Sometimes the weather can change pretty quickly. If you find yourself already driving when conditions get dangerous, lower your speed to maintain control safely. Rather than risk a potential accident, pull over and park in a parking lot instead of on the side of the road. Other drivers may not be aware that you are stopped, which could cause an accident.

If you are driving through heavy rain, pay close attention to the flood warnings close by and keep watch for signs marking high water areas. Do not use your vehicle’s cruise control feature if you are driving through snow or water, as this only allows for braking when brakes have been applied, resulting in a delayed action and potential accident.

Pack Emergency Supplies

Your vehicle has been checked by your mechanic and is safe to drive the distance, but what happens when an emergency occurs? There are certain items that you should have in your vehicle at all times, like jumper cables, a spare tire, a wheel wrench, and a jack.

But what other items would be good for you to have on hand while traveling far?

Depending on the season you are traveling during or the places you are crossing through, you may want to pack extra coats, hats, gloves, and blankets in your vehicle if you get stuck in an emergency during the colder months. A tarp or a raincoat will come in handy if you get stuck somewhere during the rainy season.

A flare or other items such as reflective cones will safely identify that your vehicle is pulled over for other drivers on that road. Extra phone chargers, a first aid kit, bottled water, and flashlights are items that are suggested to keep in your car year-round in case of emergencies.

Final Tips for Driving Safely

Whether you are driving to your vacation destination or taking a road trip across the country, you will want to make sure the driver gets between seven to nine hours of sleep the night before.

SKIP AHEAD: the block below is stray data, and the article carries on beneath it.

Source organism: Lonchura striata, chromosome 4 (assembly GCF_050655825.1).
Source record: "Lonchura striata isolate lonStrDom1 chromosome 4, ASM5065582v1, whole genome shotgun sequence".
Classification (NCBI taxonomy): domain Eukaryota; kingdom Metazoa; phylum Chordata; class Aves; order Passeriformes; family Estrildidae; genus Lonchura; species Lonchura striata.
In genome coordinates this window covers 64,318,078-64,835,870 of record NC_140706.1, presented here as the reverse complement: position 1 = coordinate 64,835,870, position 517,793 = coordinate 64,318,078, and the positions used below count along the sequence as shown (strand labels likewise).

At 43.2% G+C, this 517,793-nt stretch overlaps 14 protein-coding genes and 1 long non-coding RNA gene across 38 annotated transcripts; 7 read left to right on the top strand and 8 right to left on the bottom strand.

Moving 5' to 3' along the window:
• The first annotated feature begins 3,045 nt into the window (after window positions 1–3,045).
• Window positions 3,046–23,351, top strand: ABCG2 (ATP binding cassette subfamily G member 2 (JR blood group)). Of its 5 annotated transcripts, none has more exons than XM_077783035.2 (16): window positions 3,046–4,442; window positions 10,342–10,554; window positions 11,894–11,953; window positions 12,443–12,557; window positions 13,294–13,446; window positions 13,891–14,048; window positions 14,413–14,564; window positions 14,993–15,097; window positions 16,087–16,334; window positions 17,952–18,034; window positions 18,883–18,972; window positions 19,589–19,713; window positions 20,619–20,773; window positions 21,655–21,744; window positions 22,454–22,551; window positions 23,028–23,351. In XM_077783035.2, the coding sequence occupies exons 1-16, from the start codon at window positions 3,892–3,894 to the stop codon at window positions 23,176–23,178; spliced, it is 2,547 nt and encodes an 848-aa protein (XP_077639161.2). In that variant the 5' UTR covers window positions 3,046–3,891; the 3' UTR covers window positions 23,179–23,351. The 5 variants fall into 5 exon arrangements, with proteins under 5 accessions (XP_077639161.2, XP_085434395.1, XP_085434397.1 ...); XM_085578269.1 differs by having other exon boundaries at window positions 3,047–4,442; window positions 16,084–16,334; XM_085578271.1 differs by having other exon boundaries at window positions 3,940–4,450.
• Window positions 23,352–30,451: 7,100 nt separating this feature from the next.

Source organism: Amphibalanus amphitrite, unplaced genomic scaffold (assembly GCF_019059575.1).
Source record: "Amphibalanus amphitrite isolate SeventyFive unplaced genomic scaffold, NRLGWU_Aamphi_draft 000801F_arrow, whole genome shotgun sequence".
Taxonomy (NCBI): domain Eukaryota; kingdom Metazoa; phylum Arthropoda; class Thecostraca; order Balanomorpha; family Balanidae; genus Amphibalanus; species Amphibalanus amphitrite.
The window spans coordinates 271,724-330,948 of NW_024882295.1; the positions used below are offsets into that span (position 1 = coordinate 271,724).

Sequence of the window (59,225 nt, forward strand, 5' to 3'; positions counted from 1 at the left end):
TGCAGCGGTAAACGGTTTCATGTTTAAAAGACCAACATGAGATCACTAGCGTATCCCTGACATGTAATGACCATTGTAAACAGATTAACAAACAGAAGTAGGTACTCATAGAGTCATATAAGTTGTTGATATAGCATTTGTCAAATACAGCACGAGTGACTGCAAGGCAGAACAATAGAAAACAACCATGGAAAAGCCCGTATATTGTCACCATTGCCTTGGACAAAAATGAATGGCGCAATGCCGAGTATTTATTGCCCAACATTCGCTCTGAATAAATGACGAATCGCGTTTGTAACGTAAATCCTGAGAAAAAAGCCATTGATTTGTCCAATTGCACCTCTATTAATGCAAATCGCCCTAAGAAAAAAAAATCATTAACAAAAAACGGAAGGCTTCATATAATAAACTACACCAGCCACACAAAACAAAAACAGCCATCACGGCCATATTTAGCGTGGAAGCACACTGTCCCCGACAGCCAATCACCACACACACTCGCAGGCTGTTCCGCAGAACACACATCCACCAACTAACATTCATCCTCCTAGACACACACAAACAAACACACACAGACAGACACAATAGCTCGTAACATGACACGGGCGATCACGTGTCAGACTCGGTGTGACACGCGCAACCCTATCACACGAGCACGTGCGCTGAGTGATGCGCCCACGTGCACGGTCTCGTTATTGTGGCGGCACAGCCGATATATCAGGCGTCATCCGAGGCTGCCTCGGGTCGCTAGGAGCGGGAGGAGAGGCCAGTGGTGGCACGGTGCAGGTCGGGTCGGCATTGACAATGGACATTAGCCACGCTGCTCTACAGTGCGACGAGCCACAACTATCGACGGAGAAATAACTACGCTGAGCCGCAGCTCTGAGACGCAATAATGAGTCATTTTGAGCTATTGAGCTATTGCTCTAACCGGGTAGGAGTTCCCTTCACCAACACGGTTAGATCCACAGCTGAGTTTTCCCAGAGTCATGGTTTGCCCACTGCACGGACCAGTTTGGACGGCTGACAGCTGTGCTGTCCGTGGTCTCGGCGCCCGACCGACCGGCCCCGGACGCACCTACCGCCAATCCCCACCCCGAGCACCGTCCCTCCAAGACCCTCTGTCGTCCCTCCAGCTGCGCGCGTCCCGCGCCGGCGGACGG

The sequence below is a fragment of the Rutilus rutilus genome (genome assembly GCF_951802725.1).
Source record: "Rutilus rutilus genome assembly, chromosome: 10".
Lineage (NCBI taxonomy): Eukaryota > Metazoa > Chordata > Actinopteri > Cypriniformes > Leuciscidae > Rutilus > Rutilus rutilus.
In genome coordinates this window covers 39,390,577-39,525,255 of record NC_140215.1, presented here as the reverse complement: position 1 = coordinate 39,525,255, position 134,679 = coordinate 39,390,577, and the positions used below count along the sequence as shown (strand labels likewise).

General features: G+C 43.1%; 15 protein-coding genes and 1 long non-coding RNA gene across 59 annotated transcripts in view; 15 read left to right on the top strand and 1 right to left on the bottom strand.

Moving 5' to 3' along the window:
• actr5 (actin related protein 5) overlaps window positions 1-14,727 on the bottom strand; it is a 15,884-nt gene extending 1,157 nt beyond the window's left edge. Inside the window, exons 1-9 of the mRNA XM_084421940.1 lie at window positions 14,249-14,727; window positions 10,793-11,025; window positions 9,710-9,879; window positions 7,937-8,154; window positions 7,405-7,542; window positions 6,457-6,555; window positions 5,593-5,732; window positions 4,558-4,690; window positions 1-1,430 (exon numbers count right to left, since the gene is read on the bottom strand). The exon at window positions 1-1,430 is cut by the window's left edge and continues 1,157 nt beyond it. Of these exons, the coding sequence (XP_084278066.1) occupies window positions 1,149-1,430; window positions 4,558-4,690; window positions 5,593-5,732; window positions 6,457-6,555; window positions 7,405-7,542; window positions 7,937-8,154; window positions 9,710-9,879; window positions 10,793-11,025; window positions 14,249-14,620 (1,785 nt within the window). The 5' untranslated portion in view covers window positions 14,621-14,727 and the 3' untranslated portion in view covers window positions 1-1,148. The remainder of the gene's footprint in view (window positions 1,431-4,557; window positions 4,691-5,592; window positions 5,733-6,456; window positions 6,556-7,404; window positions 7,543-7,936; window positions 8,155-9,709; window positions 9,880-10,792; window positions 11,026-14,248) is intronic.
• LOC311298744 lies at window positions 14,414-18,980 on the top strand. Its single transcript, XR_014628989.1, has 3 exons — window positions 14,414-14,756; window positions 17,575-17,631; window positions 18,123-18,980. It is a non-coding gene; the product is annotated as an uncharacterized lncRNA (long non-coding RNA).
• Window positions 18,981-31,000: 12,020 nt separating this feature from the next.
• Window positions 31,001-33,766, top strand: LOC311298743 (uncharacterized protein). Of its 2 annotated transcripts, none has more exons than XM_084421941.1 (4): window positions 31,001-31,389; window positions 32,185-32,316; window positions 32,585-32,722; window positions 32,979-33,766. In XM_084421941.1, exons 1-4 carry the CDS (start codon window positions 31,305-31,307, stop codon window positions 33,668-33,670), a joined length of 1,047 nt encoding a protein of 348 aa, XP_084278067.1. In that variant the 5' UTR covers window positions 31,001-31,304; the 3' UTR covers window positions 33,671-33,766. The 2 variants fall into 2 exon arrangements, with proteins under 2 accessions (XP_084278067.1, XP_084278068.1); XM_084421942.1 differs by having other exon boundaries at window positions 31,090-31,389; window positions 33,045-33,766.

Accidents caused by fatigue are more popular than you would think. You know your limits best.

If you feel tired, find a rest stop or parking lot and switch drivers or take a nap.

Check your gas gauge often. Most likely, you will be traveling to and through areas you are not familiar with, and you won’t know where the next gas station may be. Mountain ranges and other areas with little to no population may not provide access to gas stations; it is best to check your gauge often and not allow your tank to fall below a quarter full of gas.

Thanks to car safety improvements over the years, our current technology and safety features in vehicles such as car seats and seat best are keeping us protected like never before. You can reduce your chances of a fatal accident by nearly half by buckling up.

You can ensure car seats are installed correctly by getting a free safety check at your local fire station. Have all passengers buckle up before you hit the road, and have children twelve or younger sit in the backseats.

Stay Safe on the Road

Whether traveling near or far, you want to ensure your vehicle is reliable and your family is safe.

Take a few extra minutes to go over your safety checklist, pack extra warm weather gear, snacks, bottled water, and first aid materials for additional peace of mind during your much-deserved road trip.

Kalyn Johnson

Kalyn Johnson writes and researches for the car insurance comparison site, CarInsurance.org. As a mother of four young children, Kalyn and her husband often take road trips and constantly discover new ways to stay safe.